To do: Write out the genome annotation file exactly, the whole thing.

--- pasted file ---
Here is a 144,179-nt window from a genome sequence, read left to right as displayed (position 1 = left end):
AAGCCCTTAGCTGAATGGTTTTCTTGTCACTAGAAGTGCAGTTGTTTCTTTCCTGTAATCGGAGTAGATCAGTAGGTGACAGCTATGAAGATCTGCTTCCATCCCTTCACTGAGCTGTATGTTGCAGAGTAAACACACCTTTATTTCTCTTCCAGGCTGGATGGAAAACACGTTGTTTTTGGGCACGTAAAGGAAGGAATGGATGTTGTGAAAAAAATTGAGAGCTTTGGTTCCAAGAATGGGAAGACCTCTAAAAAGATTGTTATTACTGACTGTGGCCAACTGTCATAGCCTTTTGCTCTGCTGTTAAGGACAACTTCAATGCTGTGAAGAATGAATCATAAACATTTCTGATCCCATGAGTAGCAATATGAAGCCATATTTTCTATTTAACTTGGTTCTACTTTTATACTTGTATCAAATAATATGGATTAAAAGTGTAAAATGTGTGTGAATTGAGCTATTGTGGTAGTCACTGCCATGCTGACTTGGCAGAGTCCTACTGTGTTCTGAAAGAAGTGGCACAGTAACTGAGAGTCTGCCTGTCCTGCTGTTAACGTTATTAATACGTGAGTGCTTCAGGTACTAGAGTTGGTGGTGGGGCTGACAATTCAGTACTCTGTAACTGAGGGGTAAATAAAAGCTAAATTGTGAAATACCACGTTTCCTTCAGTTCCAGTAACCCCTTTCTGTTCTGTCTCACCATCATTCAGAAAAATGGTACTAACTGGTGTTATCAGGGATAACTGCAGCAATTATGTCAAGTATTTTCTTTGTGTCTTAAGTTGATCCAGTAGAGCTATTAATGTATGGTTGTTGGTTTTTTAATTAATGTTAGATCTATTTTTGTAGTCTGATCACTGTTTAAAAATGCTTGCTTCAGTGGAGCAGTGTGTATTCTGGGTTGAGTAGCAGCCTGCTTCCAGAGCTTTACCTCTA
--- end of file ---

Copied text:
Here is a 144,179-nt window from a genome sequence, read left to right as displayed (position 1 = left end):
AAGCCCTTAGCTGAATGGTTTTCTTGTCACTAGAAGTGCAGTTGTTTCTTTCCTGTAATCGGAGTAGATCAGTAGGTGACAGCTATGAAGATCTGCTTCCATCCCTTCACTGAGCTGTATGTTGCAGAGTAAACACACCTTTATTTCTCTTCCAGGCTGGATGGAAAACACGTTGTTTTTGGGCACGTAAAGGAAGGAATGGATGTTGTGAAAAAAATTGAGAGCTTTGGTTCCAAGAATGGGAAGACCTCTAAAAAGATTGTTATTACTGACTGTGGCCAACTGTCATAGCCTTTTGCTCTGCTGTTAAGGACAACTTCAATGCTGTGAAGAATGAATCATAAACATTTCTGATCCCATGAGTAGCAATATGAAGCCATATTTTCTATTTAACTTGGTTCTACTTTTATACTTGTATCAAATAATATGGATTAAAAGTGTAAAATGTGTGTGAATTGAGCTATTGTGGTAGTCACTGCCATGCTGACTTGGCAGAGTCCTACTGTGTTCTGAAAGAAGTGGCACAGTAACTGAGAGTCTGCCTGTCCTGCTGTTAACGTTATTAATACGTGAGTGCTTCAGGTACTAGAGTTGGTGGTGGGGCTGACAATTCAGTACTCTGTAACTGAGGGGTAAATAAAAGCTAAATTGTGAAATACCACGTTTCCTTCAGTTCCAGTAACCCCTTTCTGTTCTGTCTCACCATCATTCAGAAAAATGGTACTAACTGGTGTTATCAGGGATAACTGCAGCAATTATGTCAAGTATTTTCTTTGTGTCTTAAGTTGATCCAGTAGAGCTATTAATGTATGGTTGTTGGTTTTTTAATTAATGTTAGATCTATTTTTGTAGTCTGATCACTGTTTAAAAATGCTTGCTTCAGTGGAGCAGTGTGTATTCTGGGTTGAGTAGCAGCCTGCTTCCAGAGCTTTACCTCTA